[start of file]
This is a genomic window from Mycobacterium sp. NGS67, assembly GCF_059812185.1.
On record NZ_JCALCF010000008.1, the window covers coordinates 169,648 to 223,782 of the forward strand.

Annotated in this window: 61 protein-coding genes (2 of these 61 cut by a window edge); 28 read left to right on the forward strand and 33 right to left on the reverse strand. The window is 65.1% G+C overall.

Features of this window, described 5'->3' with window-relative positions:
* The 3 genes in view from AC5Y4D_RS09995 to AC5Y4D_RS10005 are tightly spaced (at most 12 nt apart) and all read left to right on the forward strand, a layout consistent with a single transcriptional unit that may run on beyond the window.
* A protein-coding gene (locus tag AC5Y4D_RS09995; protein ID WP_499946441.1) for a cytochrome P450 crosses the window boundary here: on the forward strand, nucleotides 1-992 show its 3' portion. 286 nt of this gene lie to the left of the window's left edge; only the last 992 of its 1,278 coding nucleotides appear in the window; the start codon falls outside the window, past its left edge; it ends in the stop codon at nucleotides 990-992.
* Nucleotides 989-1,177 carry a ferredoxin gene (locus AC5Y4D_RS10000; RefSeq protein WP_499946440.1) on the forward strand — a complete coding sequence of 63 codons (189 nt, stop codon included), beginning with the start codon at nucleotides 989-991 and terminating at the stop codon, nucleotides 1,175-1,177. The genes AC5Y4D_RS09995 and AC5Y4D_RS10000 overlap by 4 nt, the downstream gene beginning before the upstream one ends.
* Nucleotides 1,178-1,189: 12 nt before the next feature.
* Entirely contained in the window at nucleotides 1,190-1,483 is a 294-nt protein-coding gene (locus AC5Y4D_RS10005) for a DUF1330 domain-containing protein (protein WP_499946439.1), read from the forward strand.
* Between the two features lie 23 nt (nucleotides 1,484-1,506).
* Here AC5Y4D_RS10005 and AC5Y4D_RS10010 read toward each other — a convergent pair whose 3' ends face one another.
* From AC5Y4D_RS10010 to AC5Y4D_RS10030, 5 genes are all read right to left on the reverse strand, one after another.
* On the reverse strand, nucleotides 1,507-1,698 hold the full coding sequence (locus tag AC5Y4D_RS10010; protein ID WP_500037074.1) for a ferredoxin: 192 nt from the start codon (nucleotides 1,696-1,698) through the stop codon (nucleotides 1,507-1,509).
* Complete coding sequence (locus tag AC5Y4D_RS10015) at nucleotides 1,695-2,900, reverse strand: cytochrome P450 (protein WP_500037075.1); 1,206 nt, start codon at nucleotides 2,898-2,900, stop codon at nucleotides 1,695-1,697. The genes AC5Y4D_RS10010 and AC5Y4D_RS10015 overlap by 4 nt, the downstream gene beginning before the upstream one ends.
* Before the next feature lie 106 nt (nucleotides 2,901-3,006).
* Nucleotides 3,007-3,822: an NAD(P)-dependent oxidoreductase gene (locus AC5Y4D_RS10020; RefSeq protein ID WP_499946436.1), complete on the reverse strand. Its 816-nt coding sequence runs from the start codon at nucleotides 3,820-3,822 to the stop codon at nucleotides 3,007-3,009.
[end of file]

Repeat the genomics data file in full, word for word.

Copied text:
This is a genomic window from Mycobacterium sp. NGS67, assembly GCF_059812185.1.
On record NZ_JCALCF010000008.1, the window covers coordinates 169,648 to 223,782 of the forward strand.

Annotated in this window: 61 protein-coding genes (2 of these 61 cut by a window edge); 28 read left to right on the forward strand and 33 right to left on the reverse strand. The window is 65.1% G+C overall.

Features of this window, described 5'->3' with window-relative positions:
* The 3 genes in view from AC5Y4D_RS09995 to AC5Y4D_RS10005 are tightly spaced (at most 12 nt apart) and all read left to right on the forward strand, a layout consistent with a single transcriptional unit that may run on beyond the window.
* A protein-coding gene (locus tag AC5Y4D_RS09995; protein ID WP_499946441.1) for a cytochrome P450 crosses the window boundary here: on the forward strand, nucleotides 1-992 show its 3' portion. 286 nt of this gene lie to the left of the window's left edge; only the last 992 of its 1,278 coding nucleotides appear in the window; the start codon falls outside the window, past its left edge; it ends in the stop codon at nucleotides 990-992.
* Nucleotides 989-1,177 carry a ferredoxin gene (locus AC5Y4D_RS10000; RefSeq protein WP_499946440.1) on the forward strand — a complete coding sequence of 63 codons (189 nt, stop codon included), beginning with the start codon at nucleotides 989-991 and terminating at the stop codon, nucleotides 1,175-1,177. The genes AC5Y4D_RS09995 and AC5Y4D_RS10000 overlap by 4 nt, the downstream gene beginning before the upstream one ends.
* Nucleotides 1,178-1,189: 12 nt before the next feature.
* Entirely contained in the window at nucleotides 1,190-1,483 is a 294-nt protein-coding gene (locus AC5Y4D_RS10005) for a DUF1330 domain-containing protein (protein WP_499946439.1), read from the forward strand.
* Between the two features lie 23 nt (nucleotides 1,484-1,506).
* Here AC5Y4D_RS10005 and AC5Y4D_RS10010 read toward each other — a convergent pair whose 3' ends face one another.
* From AC5Y4D_RS10010 to AC5Y4D_RS10030, 5 genes are all read right to left on the reverse strand, one after another.
* On the reverse strand, nucleotides 1,507-1,698 hold the full coding sequence (locus tag AC5Y4D_RS10010; protein ID WP_500037074.1) for a ferredoxin: 192 nt from the start codon (nucleotides 1,696-1,698) through the stop codon (nucleotides 1,507-1,509).
* Complete coding sequence (locus tag AC5Y4D_RS10015) at nucleotides 1,695-2,900, reverse strand: cytochrome P450 (protein WP_500037075.1); 1,206 nt, start codon at nucleotides 2,898-2,900, stop codon at nucleotides 1,695-1,697. The genes AC5Y4D_RS10010 and AC5Y4D_RS10015 overlap by 4 nt, the downstream gene beginning before the upstream one ends.
* Before the next feature lie 106 nt (nucleotides 2,901-3,006).
* Nucleotides 3,007-3,822: an NAD(P)-dependent oxidoreductase gene (locus AC5Y4D_RS10020; RefSeq protein ID WP_499946436.1), complete on the reverse strand. Its 816-nt coding sequence runs from the start codon at nucleotides 3,820-3,822 to the stop codon at nucleotides 3,007-3,009.